The fascinating theme of the book is the gradual untwisting of the threads which have sewn Agnes into a shroud of vicious criminality, to reveal the true story, as Kent imagines it, of how her love for Natan, the murdered man, entangles her in his own dark, upredictable, conflicted nature, and the jealousies and impulsive actions of the other two condemned. Another interesting sub-theme is the change in the way Agnes is perceived by those around her, as her story unfolds. Toti  is, for much of the story, the only person who not only fully believes in her goodness and lack of criminality, but also the only one endowed with the role of hearing her story. This shifts, as for a time, his illness and the severe winter weather prevent him from visiting her, and she tells some of her story to Margret, wife of the farmer who is assigned to have Agnes stay in their home until her execution (there was no prison in Iceland where she could be held). The farmer and his family are very wary of Agnes at first, and treat her as a criminal, but gradually, this changes, as they see how hard she works, her gift for healing, and get to know her story. Some of this is by osmosis, as the cottage is tiny, with only two rooms, a kitchen/storeroom and a ‘badstofa’ which doubles as living room and bedroom for all, including the servants and any visitors who stay overnight.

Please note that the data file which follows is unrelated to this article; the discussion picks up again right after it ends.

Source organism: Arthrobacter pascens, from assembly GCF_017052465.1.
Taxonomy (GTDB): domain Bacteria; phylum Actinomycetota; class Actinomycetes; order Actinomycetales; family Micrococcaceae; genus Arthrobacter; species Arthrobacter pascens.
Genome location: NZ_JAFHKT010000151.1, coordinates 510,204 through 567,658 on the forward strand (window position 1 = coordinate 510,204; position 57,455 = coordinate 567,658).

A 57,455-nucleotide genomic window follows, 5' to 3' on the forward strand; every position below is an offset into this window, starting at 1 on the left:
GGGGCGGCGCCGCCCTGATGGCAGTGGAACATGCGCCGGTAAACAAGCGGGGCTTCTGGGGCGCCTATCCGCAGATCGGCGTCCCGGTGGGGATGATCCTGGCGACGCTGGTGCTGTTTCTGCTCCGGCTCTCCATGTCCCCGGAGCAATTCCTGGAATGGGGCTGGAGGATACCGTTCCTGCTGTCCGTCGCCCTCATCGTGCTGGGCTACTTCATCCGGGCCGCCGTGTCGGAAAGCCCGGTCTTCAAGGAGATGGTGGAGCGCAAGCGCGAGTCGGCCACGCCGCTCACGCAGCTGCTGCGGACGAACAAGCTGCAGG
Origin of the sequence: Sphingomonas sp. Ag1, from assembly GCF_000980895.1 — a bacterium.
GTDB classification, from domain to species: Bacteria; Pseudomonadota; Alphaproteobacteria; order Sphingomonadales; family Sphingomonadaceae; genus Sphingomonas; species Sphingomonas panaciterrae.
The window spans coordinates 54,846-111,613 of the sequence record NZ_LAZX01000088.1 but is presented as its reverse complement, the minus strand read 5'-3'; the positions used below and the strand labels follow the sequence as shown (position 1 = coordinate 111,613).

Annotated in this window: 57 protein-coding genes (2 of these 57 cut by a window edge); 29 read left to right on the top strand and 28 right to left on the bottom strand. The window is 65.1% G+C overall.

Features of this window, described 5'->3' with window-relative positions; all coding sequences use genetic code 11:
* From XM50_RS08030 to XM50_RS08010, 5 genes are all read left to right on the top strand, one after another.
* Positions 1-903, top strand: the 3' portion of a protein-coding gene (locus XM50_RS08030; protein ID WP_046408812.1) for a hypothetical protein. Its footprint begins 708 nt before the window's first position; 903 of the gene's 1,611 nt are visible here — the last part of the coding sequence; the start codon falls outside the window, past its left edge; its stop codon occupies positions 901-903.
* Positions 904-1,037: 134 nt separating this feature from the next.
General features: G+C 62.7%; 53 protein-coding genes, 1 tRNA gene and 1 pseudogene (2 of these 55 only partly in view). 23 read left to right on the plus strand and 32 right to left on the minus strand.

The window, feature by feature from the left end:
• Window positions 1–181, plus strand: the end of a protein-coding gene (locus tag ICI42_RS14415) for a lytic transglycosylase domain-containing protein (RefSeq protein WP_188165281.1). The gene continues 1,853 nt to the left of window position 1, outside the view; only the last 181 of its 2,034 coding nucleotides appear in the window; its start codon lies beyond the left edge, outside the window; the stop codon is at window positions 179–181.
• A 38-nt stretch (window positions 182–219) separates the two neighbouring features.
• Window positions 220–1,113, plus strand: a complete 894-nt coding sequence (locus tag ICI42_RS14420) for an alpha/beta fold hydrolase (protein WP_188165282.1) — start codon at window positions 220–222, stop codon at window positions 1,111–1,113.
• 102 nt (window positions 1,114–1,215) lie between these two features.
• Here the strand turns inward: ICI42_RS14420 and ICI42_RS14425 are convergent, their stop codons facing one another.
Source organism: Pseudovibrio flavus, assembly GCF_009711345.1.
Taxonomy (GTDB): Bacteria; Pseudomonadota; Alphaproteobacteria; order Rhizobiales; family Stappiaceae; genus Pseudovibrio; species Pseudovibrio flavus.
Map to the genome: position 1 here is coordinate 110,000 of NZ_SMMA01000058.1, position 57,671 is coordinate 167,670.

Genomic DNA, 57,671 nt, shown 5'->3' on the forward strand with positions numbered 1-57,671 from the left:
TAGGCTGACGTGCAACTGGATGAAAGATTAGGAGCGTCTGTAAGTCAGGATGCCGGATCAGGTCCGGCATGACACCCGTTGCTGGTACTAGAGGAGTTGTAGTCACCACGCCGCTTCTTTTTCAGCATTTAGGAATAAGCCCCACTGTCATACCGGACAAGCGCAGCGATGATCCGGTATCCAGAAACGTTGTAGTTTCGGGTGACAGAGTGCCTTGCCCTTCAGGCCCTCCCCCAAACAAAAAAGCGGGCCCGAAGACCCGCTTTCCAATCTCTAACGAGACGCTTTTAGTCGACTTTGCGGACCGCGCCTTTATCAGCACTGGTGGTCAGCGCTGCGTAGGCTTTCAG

To end this rather rambling review, here is a passage from the narrative on Agnes’s last day of life, which illustrates the bone-bright, earthy, visceral prose that makes the landscape and the climate as compelling a character as any of the humans that inhabit it:

Now comes the darkening sky and a cold wind that passes right through you, as though you were not there, it passes through you as though it does not care whether you are alive or dead, for you will be gone and the wind will still be there, licking the grass flat upon the ground, not caring whether the soil is at freeze or thaw, for it will freeze and thaw again, and soon your bones, now hot with blood and thick-juicy with marrow, will be dry and brittle and flake and freeze and thaw with the weight of the dirt upon you, and the last moisture of your body will be drawn up to the surface by the grass, and the wind will come and knock it down and push you back against the rocks, or it will scrape you up under its nails and take you out to sea in a wild screaming of snow.